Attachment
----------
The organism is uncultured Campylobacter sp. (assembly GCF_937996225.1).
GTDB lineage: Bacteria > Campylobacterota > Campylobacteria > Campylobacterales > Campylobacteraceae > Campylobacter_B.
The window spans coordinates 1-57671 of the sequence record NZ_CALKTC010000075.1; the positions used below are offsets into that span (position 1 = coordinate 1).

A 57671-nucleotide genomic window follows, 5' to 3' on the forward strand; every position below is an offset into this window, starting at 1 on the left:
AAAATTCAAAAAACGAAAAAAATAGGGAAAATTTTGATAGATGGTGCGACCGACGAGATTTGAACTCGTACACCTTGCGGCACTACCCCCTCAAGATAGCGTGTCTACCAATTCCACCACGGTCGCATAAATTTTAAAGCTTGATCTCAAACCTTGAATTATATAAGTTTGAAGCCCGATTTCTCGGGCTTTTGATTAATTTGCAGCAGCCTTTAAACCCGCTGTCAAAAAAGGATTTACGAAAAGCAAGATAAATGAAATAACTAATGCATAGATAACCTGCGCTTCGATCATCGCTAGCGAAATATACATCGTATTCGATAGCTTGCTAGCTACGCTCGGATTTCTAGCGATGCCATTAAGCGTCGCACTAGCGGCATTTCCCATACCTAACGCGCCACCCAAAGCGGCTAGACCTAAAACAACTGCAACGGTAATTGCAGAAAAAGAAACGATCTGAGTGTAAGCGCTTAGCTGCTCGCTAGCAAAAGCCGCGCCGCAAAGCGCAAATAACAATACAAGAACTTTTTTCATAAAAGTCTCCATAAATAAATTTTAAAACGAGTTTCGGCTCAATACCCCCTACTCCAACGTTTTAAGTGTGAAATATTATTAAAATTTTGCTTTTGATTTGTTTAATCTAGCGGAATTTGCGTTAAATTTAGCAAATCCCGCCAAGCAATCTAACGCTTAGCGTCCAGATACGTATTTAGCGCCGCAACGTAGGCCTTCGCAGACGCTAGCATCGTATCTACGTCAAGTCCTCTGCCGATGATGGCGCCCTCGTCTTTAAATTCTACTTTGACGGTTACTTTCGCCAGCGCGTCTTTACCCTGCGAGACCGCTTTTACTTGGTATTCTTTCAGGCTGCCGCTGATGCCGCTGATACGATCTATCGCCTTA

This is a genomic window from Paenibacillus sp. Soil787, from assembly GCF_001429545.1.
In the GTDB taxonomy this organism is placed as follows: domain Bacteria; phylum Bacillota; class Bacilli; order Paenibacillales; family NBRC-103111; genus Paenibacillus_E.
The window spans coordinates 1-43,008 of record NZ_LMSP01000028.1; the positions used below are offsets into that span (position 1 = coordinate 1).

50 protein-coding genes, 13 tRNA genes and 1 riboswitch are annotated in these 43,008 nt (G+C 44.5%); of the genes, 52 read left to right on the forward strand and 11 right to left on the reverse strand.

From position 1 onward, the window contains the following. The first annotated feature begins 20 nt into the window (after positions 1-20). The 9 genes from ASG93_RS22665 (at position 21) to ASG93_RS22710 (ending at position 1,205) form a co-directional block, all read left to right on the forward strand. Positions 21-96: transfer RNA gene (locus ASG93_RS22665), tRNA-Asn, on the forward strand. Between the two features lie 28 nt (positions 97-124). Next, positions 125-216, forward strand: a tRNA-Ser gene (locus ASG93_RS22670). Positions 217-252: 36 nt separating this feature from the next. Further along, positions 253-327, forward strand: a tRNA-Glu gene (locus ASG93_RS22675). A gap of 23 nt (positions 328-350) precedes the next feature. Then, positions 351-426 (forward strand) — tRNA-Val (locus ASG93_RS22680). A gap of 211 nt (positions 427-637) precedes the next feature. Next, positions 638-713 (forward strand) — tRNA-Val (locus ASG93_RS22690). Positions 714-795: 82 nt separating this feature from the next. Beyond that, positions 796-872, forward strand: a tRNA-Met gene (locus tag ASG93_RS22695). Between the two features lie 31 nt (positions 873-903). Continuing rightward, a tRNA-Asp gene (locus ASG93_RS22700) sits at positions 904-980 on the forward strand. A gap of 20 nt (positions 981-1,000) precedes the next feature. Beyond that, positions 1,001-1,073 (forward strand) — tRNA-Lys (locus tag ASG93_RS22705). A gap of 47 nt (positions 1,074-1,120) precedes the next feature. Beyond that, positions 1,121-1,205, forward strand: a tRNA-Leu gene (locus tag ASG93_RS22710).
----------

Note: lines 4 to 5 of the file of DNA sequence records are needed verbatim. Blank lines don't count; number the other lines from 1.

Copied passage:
A 57671-nucleotide genomic window follows, 5' to 3' on the forward strand; every position below is an offset into this window, starting at 1 on the left:
AAAATTCAAAAAACGAAAAAAATAGGGAAAATTTTGATAGATGGTGCGACCGACGAGATTTGAACTCGTACACCTTGCGGCACTACCCCCTCAAGATAGCGTGTCTACCAATTCCACCACGGTCGCATAAATTTTAAAGCTTGATCTCAAACCTTGAATTATATAAGTTTGAAGCCCGATTTCTCGGGCTTTTGATTAATTTGCAGCAGCCTTTAAACCCGCTGTCAAAAAAGGATTTACGAAAAGCAAGATAAATGAAATAACTAATGCATAGATAACCTGCGCTTCGATCATCGCTAGCGAAATATACATCGTATTCGATAGCTTGCTAGCTACGCTCGGATTTCTAGCGATGCCATTAAGCGTCGCACTAGCGGCATTTCCCATACCTAACGCGCCACCCAAAGCGGCTAGACCTAAAACAACTGCAACGGTAATTGCAGAAAAAGAAACGATCTGAGTGTAAGCGCTTAGCTGCTCGCTAGCAAAAGCCGCGCCGCAAAGCGCAAATAACAATACAAGAACTTTTTTCATAAAAGTCTCCATAAATAAATTTTAAAACGAGTTTCGGCTCAATACCCCCTACTCCAACGTTTTAAGTGTGAAATATTATTAAAATTTTGCTTTTGATTTGTTTAATCTAGCGGAATTTGCGTTAAATTTAGCAAATCCCGCCAAGCAATCTAACGCTTAGCGTCCAGATACGTATTTAGCGCCGCAACGTAGGCCTTCGCAGACGCTAGCATCGTATCTACGTCAAGTCCTCTGCCGATGATGGCGCCCTCGTCTTTAAATTCTACTTTGACGGTTACTTTCGCCAGCGCGTCTTTACCCTGCGAGACCGCTTTTACTTGGTATTCTTTCAGGCTGCCGCTGATGCCGCTGATACGATCTATCGCCTTA